Surface mount technology (SMT) refers to the method of mounting electronic components directly onto the surface of printed circuit boards (PCBs) without through-hole connectors. Originally developed in the 1960s, SMT has now become the standard method of assembling modern PCBs across consumer, industrial, automotive, telecom, and military electronics.
This comprehensive guide covers everything related to SMT including:
- The history of surface mount assembly
- Benefits compared to through-hole mounting
- Description of common SMT components
- SMT soldering and attachment methods
- Typical SMT assembly process steps
- SMT equipment for fabrication, printing, placement, reflow
- Quality control and yield best practices
- Environmental considerations for lead-free assembly
- Latest innovations advancing SMT technology
Let’s take a detailed look at what surface mount technology entails and how it has revolutionized electronics manufacturing.
History of Surface Mount Technology
Surface mount technology evolved from earlier hybrid assembly approaches combining surface mounted and through-hole components:
1960s – Components glue-bonded onto PCB surface
1970s – Tape automated bonding (TAB) for ICs
1980s – Adoption of standard gull-wing SMT components
1990s – High speed SMT pick-and-place and reflow equipment
2000s – Lead-free manufacturing and micro-SMT advances
2010s – 01005 passives, microBGA, PoP, flip-chip, high-density SMT
Thanks to continuing innovations, SMT now supports ultra-miniature components for highly automated assembly, driving electronics product performance, size, and cost improvements.
Benefits of SMT
Compared to through-hole PCB assembly, surface mounting offers numerous advantages:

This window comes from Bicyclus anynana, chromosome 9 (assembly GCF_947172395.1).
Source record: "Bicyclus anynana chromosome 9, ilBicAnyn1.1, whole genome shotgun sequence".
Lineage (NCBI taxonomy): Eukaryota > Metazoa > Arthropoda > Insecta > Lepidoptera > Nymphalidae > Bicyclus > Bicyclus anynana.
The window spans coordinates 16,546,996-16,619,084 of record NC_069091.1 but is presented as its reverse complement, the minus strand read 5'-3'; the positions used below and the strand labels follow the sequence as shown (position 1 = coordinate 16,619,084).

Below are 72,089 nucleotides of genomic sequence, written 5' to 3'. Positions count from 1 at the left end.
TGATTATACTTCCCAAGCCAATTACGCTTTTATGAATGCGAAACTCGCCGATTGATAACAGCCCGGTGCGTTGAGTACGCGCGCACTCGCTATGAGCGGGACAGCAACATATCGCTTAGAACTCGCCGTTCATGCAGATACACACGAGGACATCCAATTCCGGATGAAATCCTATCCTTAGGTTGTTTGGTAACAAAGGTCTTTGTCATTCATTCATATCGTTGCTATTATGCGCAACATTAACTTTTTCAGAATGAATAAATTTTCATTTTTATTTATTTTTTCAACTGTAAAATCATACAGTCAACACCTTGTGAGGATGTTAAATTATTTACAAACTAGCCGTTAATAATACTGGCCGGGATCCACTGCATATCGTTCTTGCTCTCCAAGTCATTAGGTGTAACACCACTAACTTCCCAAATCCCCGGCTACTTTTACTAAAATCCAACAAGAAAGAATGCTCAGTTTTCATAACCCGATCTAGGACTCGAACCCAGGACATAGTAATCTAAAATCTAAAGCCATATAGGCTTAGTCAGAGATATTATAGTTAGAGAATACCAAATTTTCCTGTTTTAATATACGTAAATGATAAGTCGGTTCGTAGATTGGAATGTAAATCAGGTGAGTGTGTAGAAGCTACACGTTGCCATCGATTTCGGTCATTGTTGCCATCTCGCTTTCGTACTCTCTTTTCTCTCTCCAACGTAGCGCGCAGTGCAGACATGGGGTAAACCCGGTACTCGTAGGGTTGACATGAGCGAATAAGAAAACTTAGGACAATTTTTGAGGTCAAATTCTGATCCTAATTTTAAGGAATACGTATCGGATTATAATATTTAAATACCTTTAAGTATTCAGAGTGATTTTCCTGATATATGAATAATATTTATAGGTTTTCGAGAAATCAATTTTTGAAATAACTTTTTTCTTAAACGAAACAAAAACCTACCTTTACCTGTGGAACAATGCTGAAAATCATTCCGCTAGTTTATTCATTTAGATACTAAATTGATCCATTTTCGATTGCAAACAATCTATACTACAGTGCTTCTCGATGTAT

- Smaller components and closer spacing enables miniaturization
- Higher component density allows more functionality per PCB area
- Simpler board layouts reduce layers and vias
- Easier automation with faster component placement
- Eliminates tedious lead clinching and trimming
- Cost-effective volume manufacturing
- Lead-free assembly improves environmental friendliness
- Better electrical performance from reduced parasitics
Thanks to these benefits, SMT has largely replaced through-hole mounting as the standard assembly technique for high-volume production. Next we’ll examine common component packages designed for SMT.
Surface Mount Component Packages
A range of standardized component packages have been developed optimized for surface mount assembly. Some popular examples include:
Quad Flat Packages (QFP)
- Square ICs with leads extending from four sides
- Pins underneath spaced on 0.5mm grid typically
- Available in various sizes from 20 pins to over 200 pins
- Allowing effective washing during assembly
Ball Grid Arrays (BGA)
- ICs with input/output terminations in grid array of solder balls on bottom
- Allows high density component mounting without perimeter leads
- Larger pitch balls used for mechanical support; finer pitch for I/O
- Advanced variants like PBGA, CBGA, EBGA, etc.
Chip Scale Packaging (CSP)
- IC packages size nearly identical to silicon chip dimensions
- Very compact with fine lead spacing
- Allows maximizing PCB area utilization
- PoP, fan-out wafer level, and other CSP configurations
Land Grid Arrays (LGA)
- Input/output pads in grid pattern on underside of component
- Mated with corresponding pads on PCB through compression
- Enables contacts across entire package underside for very high I/O density
- Common for large FPGAs, GPUs, and other complex devices
- Rectangular chip resistors, capacitors, inductors, etc.
- Available in sizes including 0201, 0402, 0603, 0805, 1206, etc.
- Metric codes denote size (e.g. 1201 is 0.6mm x 0.3mm approx)
Continuing technology improvements allow steadily shrinking component sizes while increasing available I/O density. This drives electronics innovation and new product capabilities.
SMT Attachment Methods
With no leads to insert, surface mount components are attached to pads on the PCB through methods including:
- By far the most common attachment approach
- Provides both electrical connection and mechanical bond
- Reflow or wave soldering used depending on package style
- Silver epoxy glues conduct electricity for connection
- Provides higher resistance and lower mechanical strength than solder
- Limitations on temperature during curing
- Spring-loaded pins compressed into plated through holes
- Gas-tight, reworkable connection without solder
- Requires precise hole machining and pad oxide cleaning